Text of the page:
Of course, a person who has been drinking can still get a friend to illegally blow into the tube, enabling the car to start.

But such cheaters may not get far. Today’s devices require drivers to retake the breath test at random moments while driving. If they fail to do so within the allotted time, the device will record the event as a failed sobriety test.


Answers to common questions about ignition interlock devices installed in vehicles (abbreviated from the Department of Motor Vehicles):

Can someone use a balloon or other air source to mimic human breath?

No. Devices can detect phony breath samples.

Can a driver have someone else take the breath test?

Yes, but it’s illegal. Also, once the car starts, the device will randomly require a “running retest.” The driver must pull over and retake the test within a given time period, or the unit will log a violation. With some devices, the horn will honk until the vehicle is turned off.

Will the ignition interlock unit lose all memory if the battery is disconnected?

No. There is a backup battery in the unit.

What happens if a driver misses a required device service appointment?

The device may enter a lockout condition and the driver will not be able to operate the vehicle.

What if the driver is taking a medicine or mouthwash with an alcohol base?

Alcohol-based products can register on the device.

What happens when a driver fails the device’s test?

The device will enter a lockout period of a few minutes for the first failed test and a longer lockout for any subsequent failed test.

Can other people, such as a spouse, drive the vehicle?

Yes, but they must pass the device’s test.

What happens if the vehicle stalls in traffic?

The device permits the driver to restart the vehicle without another breath sample, but a breath sample will be requested shortly after restarting.

Read more:

Category: DUI
• Sunday, June 13th, 2010

On April 17, a few minutes after midnight, police in Dickson City pulled over what would turn out to be a stolen Ford Explorer along Business Route 6 after a report it had forced another vehicle off the road.

The driver, Donald Allen Kern, a 20-year-old carnival worker from Lehigh Acres, Fla., was arrested on suspicion of DUI after police say he almost fell while exiting the SUV, swayed back and forth as officers questioned him and failed a field sobriety test.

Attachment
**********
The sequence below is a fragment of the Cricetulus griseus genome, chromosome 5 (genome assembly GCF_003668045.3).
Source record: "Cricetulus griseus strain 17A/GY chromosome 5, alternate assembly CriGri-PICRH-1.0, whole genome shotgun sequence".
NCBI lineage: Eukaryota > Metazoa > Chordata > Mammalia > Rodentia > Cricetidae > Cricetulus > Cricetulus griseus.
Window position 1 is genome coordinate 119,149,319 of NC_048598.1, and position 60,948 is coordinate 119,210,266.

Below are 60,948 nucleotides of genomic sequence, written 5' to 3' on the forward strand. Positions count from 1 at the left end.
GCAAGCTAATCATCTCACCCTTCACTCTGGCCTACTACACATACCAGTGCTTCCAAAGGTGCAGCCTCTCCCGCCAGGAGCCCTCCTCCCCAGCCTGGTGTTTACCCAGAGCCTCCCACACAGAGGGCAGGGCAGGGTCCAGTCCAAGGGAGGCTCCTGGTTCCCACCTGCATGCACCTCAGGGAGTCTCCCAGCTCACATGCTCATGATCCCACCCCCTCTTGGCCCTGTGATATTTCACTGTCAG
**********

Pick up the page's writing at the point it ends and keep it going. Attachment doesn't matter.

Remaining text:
Less than eight hours later, Scranton police responded to crash in the 1500 block of Pittston Avenue in which a Jeep Grand Cherokee – also later determined to be stolen – hit three parked cars.

The driver ran, but officers found him a few blocks away. The man, who police said was extremely lethargic, slurred his words and appeared to be under the influence, was charged with DUI, among other offenses.

His name: Donald Allen Kern.

Such double DUI are infrequent but not rare, here or elsewhere. There have been at least three in Northeast Pennsylvania already this year, including a man who was arrested twice in two hours on March 5 by state police in Monroe County.

The Lackawanna County district attorney’s office contends Mr. Kern’s release after his Dickson City arrest was handled appropriately. However, that such incidents can and do happen raises questions about policies covering the release of suspected DUI offenders, especially at a time when driver impairment is increasingly tied to drugs other than alcohol, as apparently was the case with Mr. Kern.

Around the country, such policies vary by state and even by local jurisdiction.

In Pennsylvania, there is no required “sobering up” period, either by statute or uniform policy, before law enforcement must release a DUI suspect from custody. The state’s Rules of Criminal Procedure mandate the prompt release of DUI drivers in most cases.

Mark Neil, a senior attorney with the National Traffic Law Center, said at least eight states have mechanisms for holding motorists arrested for driving under the influence of alcohol until their blood-alcohol level drops to a certain threshold.

“Most of the time it’s not law, but it is policy,” Mr. Neil said.

Alabama is among the most stringent. Under statewide policy, a DUI driver in Alabama is jailed until his blood-alcohol level reaches zero, said Brandon Hughes, traffic safety resource prosecutor for the Alabama District Attorneys Association. A suspect who refuses to submit to a blood-alcohol test is held for a full 24 hours.

“They want to make sure you are free of alcohol,” Mr. Hughes said. “They certainly aren’t going to guess and let you out.”

In Indiana, law enforcement officials are authorized to hold suspects nabbed for alcohol-related DUI for varying lengths of time based on their intoxication level at the time of arrest.

For example, according to a chart approved by the Indiana legislature for determining the minimum time of detention, a suspect with a blood-alcohol level of 0.10 can be held for two hours, after which the level would typically have fallen below the 0.08 threshold for legal intoxication. Someone with a reading of 0.16 – double the limit – can be detained for nine hours.

“This is for public policy reasons that are obvious,” Deborah Reasoner of the Indiana Prosecuting Attorneys Council said in an e-mail. “We don’t want to release an alleged drunk driver and have them repeat the offense and kill someone, and for civil liability reasons related to the safety of the public.”

Ms. Reasoner said the underlying statute has passed constitutional muster. A 2001 Indiana Court of Appeals ruling held that DUI detentions are not punishment but rather serve the function of protecting the public from drunken drivers. As a result, the court found, they do not violate a suspect’s protections against double jeopardy.